New Carlsen biography published: reports in Norwegian media
"Get me out of this" was how Magnus Carlsen told his father Henrik that he wanted to stop working with Garry Kasparov, after the Corus Chess Tournament in eary 2010. This is written in a new biography about Carlsen which was published last week in Norway and mentioned in all the major Norwegian newspapers.
The book is called Smarte trekk. Magnus Carlsen ('Smart move. Magnus Carlsen') and was published on September 16th, 2011 by Kagge Forlag. It is the third book about Carlsen, after Simen Agdestein's biography from seven years ago, and Arne Danielsen's biographical chess novel that focuses on Carlsen.
For Smarte trekk, daily newspaper journalist Hallgeir Opedal followed Carlsen for a year,
from Oslo to Kristiansund, and on to Berlin, New York, London, Wijk Aan Zee and Monaco. It is a book about money, sponsors, tactics, politics, the ups and downs, and especially working with Garry Kasparov. The reader gets a broad insight into a strange world of chess, genius and madness.
according to the back cover of the book. There it's also written that Carlsen liked the idea of a book, but didn't want to be shown as a genius.
'I do not want clichés.' 'Like 'the Mozart of chess?' asked the author, and Carlsen said: 'Yes, things like that.'
All the major Norwegian newspapers were present at the book launch on September 16th and below we'll give an overview of their reports.
One of the newspapers that spoke with Carlsen at the book launch was Aftenposten. Their journalist got the impression that Opedal has struggled to get access to the main source.
It's OK. It was supposed to be a reporting book, but it's become a portrait.
Carlsen said to Aftenposten.
We gave him lots of artistic freedom.
said Espen Agdestein, the brother of GM Simen Agdestein and the manager of Carlsen.
Arguably the most interesting part of the book deals with the short-lived cooperation between Carlsen and Garry Kasparov, which started in the summer of 2009 and ended about half a year later.
He would control slightly more than I thought was right.
Carlsen said to the Aftenposten reporter.
The newspaper Nettavisen provided more details about the Kasparov section. Apparently the first signs of a problematic cooperation appeared during Carlsen's highly successful Nanjing 2009 tournament. Carlsen:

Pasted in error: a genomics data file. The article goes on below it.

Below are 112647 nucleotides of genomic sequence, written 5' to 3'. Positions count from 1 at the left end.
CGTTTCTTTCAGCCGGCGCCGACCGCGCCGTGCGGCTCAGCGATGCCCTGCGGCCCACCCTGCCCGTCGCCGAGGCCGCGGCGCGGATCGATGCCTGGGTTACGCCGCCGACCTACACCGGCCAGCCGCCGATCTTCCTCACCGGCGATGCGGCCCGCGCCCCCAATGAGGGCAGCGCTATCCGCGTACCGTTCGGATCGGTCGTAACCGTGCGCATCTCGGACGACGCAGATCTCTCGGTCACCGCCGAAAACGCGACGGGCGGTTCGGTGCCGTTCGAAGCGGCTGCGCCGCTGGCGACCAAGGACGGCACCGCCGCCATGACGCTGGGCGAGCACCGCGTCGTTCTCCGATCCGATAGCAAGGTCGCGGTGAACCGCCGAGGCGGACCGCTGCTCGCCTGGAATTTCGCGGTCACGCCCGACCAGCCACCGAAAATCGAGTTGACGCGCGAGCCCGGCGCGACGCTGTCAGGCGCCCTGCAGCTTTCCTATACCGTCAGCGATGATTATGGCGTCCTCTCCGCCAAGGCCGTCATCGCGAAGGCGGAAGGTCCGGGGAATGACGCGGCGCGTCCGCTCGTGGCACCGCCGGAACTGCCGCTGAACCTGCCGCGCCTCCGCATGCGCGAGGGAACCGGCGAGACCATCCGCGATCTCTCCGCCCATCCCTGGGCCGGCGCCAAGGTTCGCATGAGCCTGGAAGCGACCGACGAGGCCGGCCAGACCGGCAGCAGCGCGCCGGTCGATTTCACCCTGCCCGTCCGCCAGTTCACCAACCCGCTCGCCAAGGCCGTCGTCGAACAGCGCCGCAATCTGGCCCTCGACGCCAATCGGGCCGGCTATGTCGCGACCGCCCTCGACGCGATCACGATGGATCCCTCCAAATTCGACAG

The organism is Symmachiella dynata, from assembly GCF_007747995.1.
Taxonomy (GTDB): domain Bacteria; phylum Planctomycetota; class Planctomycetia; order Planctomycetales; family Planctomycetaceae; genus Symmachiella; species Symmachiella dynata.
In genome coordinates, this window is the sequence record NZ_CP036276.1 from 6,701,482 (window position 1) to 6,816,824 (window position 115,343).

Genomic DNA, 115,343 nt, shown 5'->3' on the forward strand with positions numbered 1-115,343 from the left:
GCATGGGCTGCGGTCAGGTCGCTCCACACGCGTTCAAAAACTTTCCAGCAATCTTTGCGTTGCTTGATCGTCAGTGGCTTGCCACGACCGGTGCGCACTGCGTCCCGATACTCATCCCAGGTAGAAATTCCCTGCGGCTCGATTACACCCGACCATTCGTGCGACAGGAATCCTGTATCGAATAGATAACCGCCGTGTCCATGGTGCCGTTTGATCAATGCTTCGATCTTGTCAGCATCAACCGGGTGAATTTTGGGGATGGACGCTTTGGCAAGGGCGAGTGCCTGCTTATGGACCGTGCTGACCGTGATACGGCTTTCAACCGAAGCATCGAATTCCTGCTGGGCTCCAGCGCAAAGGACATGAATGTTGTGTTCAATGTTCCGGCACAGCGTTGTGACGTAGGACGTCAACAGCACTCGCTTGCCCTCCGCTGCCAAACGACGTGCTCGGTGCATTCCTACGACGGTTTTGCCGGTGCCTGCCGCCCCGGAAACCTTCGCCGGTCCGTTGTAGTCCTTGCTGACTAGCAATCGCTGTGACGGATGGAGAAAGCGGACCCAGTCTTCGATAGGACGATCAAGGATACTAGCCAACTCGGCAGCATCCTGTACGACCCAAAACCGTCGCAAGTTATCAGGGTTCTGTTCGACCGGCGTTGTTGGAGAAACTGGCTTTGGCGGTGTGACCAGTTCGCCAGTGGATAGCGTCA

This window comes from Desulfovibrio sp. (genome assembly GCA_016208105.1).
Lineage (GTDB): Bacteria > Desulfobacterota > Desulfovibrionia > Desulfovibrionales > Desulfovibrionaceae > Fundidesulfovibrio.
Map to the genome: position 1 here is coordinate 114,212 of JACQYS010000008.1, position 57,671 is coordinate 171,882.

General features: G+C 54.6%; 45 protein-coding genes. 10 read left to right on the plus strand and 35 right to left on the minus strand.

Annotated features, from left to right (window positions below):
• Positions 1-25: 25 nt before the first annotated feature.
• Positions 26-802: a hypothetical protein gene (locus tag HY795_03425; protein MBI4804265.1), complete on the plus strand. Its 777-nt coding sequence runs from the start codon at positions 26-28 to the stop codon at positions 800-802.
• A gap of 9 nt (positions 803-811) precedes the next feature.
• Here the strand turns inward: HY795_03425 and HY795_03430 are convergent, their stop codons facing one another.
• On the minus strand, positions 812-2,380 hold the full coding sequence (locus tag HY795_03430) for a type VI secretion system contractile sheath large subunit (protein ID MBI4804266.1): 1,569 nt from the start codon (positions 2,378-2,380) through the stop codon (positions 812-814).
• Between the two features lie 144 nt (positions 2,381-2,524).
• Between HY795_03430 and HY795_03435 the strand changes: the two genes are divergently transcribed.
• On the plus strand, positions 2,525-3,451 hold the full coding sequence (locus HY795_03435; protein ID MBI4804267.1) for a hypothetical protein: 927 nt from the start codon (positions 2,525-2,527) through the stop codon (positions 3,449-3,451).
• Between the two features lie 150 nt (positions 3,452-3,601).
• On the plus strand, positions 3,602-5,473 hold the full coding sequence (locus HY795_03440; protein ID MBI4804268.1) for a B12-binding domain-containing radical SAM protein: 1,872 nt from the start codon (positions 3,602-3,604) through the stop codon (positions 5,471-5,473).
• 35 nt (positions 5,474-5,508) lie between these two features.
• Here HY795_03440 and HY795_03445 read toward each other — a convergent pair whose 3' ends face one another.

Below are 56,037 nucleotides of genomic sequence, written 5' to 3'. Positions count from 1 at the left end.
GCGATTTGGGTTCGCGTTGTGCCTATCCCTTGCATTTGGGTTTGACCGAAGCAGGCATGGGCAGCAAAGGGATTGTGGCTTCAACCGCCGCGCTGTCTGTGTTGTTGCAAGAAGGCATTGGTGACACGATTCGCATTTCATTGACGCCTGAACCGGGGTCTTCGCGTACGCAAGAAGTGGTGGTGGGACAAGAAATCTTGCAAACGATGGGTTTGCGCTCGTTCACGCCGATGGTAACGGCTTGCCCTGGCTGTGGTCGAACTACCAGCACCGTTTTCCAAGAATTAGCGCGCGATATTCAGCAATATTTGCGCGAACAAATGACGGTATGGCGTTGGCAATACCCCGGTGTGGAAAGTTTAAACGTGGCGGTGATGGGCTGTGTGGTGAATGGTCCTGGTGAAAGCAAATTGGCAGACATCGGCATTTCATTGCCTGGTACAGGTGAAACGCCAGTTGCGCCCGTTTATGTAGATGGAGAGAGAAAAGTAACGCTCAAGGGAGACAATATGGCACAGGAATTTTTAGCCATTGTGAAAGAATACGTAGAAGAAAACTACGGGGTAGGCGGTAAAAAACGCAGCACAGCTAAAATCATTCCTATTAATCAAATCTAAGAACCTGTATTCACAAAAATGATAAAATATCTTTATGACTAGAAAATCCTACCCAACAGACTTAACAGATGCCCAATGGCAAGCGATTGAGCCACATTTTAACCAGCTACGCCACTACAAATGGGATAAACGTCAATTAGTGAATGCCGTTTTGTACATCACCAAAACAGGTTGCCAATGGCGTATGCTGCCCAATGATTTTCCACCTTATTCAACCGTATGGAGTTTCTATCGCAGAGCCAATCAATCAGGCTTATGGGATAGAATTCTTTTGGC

There the cooperation went perfectly, and there was a reason: He was in the U.S., and I was twelve time zones away. We talked in the evenings and as I was sleeping, he worked all day. And when I awoke, I would find a file by e-mail with his comments...
But Carlsen 'dropped the phone calls' because these
really just made me uncomfortable.
Nettavisen points out that "Kasparov was a strict coach, shaped by iron Russian discipline and determination. He didn’t hesitate to swing the axe if his student played poorly." writes the newspaper. Carlsen, on the other hand, was used to do everthing by himself. "The Norwegian shuns conflict and speaks as little as possible, while the Russian loves trouble and his own voice."
After a crucial loss in the Corus tournament in January 2010, it went completely wrong. As Nettavisen writes, Kasparov had invested extra time and prestige in Magnus' duel against Vladimir Kramnik.
Kasparov had been able to pump me up.
I would not only win the game, but also crush the ego of Kramnik.
Before the game the young Norwegian had updated his Facebook status to:
Magnus Carlsen is going to crush Kramnik like a bug.
However, after Carlsen lost all this had an embarrassing defeat and there was scorn and laughter in the community. According to the book, Carlsen deleted 4,000 Facebook friends a few weeks later.
Get me out of this!
Magnus said to his father Henrik a few weeks after the tournament. The cooperation with Kasparov had resulted in too much pressure. At first Kasparov was "furious, terribly upset", according to the book, but later the 13th World Champion would admit that he had put Carlsen under too much pressure. In the mean time the relationship between Carlsen and Kasparov has normalized.
It's decent. I have no problem talking to him.
VG, the biggest Norwegian newspaper, focused on the part of the book about Carlsen's fashion deal with G-Star, which started early 2010 and runs until the end of this year. The book reveals that after contracting Liv Tyler, G-Star was trying for long to set a deal with "a Hollywood actor, who was, although nobody will confirm it, Johnny Depp". When G-Star CEO Jos van Tilburg saw a six-page interview with Magnus Carlsen in the left-leaning Dutch magazine Vrij Nederland, he suggested him for the campaign. In the article, Carlsen was compared to another Hollywood star - Matt Damon, who is also know for his high intelligence.
I have at least avoided that the model job became a total disaster.
Carlsen said to VG. The newspaper also spoke with the author and asked him if he knew Magnus Carlsen after following him for a year.
I absolutely feel that I know him. He keeps cards close to chest, and often has a stony face. But for example at Facebook I get the impression of another person, one that is very social and has humor.
The newspaper Dagbladet also focuses on Kasparov and G-Star, but adds a paragraph about love letters. "The G-Star campaign has led to increased attention. Among other things he's been stopped by the Danish girls who knew him." To Dagbladet, Carlsen smiled, and said about this:
There was some fun, of course. I don't have a girlfriend but I have received both fan love letters.
He said he responded to some, according to Dagbladet.
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